In addition to general obligation bonds, the state also uses lease-payment bonds (supported almost entirely from the General Fund) to finance the construction and renovation of facilities--particularly for higher education institutions and the prison system. The budget proposes $525million in new authorizations of lease-payment bonds in the Budget Bill. In addition to these proposals, the Governor is also proposing another $3.1billion in lease-payment bond authorizations for the following purposes:--
State Spending Trends
Figure 2 illustrates the trend in state General Fund and special fund expenditures from 1984-85 through 1995-96 (as proposed). The figure shows expenditures in both “current dollars” (amounts as they appear in the budget) and “constant dollars” (current dollars removing the effect of inflation). Using constant dollars allows comparisons of the purchasing power of state spending over time. --
Spending grew at an average annual rate of almost 9percent between 1984-85 and 1991-92, when it peaked at $54.4billion (a one-time accounting change in Medi-Cal exaggerates this spending peak by $1 billion). After adjusting for inflation, spending still grew at an annual rate of 4.8percent, which was more than twice the rate of population growth. However, spending fell in 1992-93 and remained essentially flat in 1993-94, as the state's prolonged and deep recession constrained revenues. In the current year, total spending will increase by 4.6 percent, according to budget estimates, and proposed spending for 1995-96 would increase by 2.4percent over the current-year amount.
As Figure 2 shows, spending increases in the current and budget years will only be sufficient to offset the effects of inflation. In constant dollars, the purchasing power of proposed spending in 1995-96 is essentially the same as in 1992-93. On a per-capita basis, constant-dollar spending will decline by 5.2percent compared with 1992-93 and by 13percent compared with the peak year of 1991-92.
Special funds account for a growing share of total state spending, as shown in Figure 2. Figure 3 (see next page) compares annual growth in spending from special funds with the growth in General Fund spending since 1989-90. Between 1990-91 and 1994-95, the portion of state spending financed by special funds has increased from 17percent to 25percent. The Governor's budget proposal would increase the special fund share of spending to 27percent. Over the period shown in Figure 3, the percentage increase in spending from special funds has exceeded that of General Fund spending in every year except one (the current year)--usually by a substantial margin.
Recent Growth of Earmarked Funds Reflects Restructuring of State and Local Programs. Prior to 1991-92, rapid growth in special fund spending primarily reflected increases in revenues earmarked for programs that had not been traditional General Fund responsibilities. Major examples of this trend were the approval of Proposition99 in 1988 (which imposed additional cigarette and tobacco taxes) and Proposition111 in 1990 (which authorized phased increases in the gasoline tax and other transportation revenues).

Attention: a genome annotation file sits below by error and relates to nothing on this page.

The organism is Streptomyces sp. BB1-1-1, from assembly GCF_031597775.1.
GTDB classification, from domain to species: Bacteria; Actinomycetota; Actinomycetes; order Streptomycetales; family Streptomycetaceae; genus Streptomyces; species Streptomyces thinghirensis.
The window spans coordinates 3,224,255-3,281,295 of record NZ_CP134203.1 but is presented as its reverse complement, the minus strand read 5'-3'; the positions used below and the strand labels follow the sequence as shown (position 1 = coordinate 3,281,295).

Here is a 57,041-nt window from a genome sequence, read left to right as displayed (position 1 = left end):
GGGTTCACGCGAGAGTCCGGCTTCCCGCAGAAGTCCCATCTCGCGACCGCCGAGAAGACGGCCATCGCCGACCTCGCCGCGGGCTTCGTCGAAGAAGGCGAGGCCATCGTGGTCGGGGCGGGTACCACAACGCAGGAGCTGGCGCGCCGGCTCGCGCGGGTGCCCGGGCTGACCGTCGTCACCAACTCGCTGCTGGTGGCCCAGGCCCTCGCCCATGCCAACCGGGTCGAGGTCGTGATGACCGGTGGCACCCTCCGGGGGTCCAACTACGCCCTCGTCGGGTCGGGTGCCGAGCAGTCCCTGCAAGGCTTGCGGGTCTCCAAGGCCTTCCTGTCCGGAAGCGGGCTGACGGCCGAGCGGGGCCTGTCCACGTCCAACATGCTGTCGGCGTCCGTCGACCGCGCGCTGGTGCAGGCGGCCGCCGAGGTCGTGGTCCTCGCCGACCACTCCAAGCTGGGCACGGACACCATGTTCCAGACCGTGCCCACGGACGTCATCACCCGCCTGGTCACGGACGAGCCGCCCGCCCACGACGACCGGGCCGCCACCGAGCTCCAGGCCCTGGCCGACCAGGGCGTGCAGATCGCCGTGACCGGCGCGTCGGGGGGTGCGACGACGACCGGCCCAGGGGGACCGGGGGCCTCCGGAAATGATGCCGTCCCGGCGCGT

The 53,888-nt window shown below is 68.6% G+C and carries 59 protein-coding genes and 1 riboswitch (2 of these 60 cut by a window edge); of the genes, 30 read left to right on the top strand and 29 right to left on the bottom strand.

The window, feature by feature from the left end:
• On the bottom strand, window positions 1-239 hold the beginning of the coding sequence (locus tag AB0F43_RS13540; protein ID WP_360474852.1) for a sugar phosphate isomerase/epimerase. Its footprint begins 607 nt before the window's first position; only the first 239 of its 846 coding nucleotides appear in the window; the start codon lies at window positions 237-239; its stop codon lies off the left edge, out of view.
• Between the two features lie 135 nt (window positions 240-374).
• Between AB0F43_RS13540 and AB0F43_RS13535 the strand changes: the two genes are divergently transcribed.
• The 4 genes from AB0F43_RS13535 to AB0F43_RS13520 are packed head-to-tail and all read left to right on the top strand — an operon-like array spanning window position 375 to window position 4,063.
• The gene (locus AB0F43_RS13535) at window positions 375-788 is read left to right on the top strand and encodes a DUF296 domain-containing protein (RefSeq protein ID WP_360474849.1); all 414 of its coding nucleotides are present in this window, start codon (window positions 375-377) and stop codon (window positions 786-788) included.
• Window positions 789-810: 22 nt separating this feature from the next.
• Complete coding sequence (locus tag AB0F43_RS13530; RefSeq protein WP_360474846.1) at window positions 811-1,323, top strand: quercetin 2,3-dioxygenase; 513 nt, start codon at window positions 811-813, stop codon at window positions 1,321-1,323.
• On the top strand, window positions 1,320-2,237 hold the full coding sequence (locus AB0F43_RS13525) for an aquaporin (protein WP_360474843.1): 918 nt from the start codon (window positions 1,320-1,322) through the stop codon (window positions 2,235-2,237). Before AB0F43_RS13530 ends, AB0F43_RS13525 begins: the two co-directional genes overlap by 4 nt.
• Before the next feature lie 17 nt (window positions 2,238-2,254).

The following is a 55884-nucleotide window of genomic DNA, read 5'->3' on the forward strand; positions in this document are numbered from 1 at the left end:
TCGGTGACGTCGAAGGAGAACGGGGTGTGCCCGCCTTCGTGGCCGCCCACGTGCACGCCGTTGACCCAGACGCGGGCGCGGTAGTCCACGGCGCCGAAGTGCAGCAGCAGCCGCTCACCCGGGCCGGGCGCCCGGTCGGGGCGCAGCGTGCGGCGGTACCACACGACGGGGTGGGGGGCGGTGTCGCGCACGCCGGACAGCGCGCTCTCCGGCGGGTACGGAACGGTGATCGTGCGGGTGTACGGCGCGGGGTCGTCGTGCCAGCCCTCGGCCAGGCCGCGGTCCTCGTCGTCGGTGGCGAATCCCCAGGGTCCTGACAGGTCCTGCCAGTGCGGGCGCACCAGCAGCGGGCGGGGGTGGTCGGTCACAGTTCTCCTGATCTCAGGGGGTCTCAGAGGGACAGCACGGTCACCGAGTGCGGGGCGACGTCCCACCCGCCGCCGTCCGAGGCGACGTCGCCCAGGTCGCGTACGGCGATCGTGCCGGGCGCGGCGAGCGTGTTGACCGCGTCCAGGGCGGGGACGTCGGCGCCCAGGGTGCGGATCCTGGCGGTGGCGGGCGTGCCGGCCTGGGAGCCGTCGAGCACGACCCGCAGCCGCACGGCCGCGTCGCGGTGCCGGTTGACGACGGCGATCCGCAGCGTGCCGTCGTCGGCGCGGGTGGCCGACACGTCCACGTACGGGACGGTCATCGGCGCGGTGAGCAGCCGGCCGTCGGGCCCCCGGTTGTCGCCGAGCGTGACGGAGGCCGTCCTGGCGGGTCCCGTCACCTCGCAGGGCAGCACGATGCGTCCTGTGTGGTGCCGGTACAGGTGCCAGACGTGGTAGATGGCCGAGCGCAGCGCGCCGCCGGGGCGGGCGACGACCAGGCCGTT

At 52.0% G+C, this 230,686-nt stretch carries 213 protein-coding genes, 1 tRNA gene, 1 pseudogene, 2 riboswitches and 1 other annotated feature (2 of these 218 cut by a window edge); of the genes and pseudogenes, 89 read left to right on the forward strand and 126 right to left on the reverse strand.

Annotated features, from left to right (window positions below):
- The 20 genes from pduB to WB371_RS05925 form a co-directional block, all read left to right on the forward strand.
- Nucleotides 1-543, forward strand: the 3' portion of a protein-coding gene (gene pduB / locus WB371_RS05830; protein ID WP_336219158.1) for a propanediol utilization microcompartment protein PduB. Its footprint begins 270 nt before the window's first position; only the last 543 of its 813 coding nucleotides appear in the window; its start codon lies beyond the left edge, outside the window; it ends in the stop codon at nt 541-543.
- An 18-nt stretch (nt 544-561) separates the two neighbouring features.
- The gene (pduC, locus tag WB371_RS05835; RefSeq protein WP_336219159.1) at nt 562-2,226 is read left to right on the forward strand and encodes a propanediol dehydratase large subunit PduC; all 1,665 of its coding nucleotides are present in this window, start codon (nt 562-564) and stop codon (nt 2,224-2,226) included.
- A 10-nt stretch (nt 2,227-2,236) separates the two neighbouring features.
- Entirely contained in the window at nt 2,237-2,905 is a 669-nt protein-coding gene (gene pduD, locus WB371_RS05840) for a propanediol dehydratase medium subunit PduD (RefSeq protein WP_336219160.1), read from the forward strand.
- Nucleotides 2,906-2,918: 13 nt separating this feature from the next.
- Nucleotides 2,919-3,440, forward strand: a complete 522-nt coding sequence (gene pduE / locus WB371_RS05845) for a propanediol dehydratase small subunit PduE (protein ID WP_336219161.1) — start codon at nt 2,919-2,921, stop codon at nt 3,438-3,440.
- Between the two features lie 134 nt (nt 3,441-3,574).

Since 1991-92, special fund spending growth largely reflects restructuring within the budget, involving shifts of General Fund costs to counties along with shifts of state special fund revenues to counties to offset those costs. The realignment of state and county health and welfare responsibilities enacted in 1991-92 placed revenue from a half-cent increase in the state sales tax, traditionally a General Fund revenue source, into a special fund to help counties offset a portion of the General Fund costs that were shifted to them. This realignment also provided counties with additional special fund revenues from increased vehicle license fees to offset the remainder of the costs that were shifted to them. Furthermore, Proposition 172, approved in November 1993, dedicated an additional half-cent of the state sales tax to the Local Public Safety Fund for allocation to local governments to partially offset the loss of property tax revenues shifted to schools and community colleges in order to reduce state General Fund spending. -- 1995-96 Realignment Proposal Continues Trend. The Governor's proposed 1995-96 realignment of social services programs would continue the trend of shifting General Fund spending to special funds. This proposal shifts $710million of existing General Fund sales tax revenue to the Local Revenue Fund, which provides realignment funds to counties, in order to offset some of the costs that counties would take over from the state. Additional financing for the proposal is provided by allowing counties to retain current General Fund revenues from trial court fines and forfeitures ($311million). The combined effect of these two funding rearrangements is to increase special fund spending and to reduce General Fund spending by an even larger amount. As a-- result, special funds' share of total spending increases to 27percent in the proposed 1995-96 budget, versus 25percent in the current year.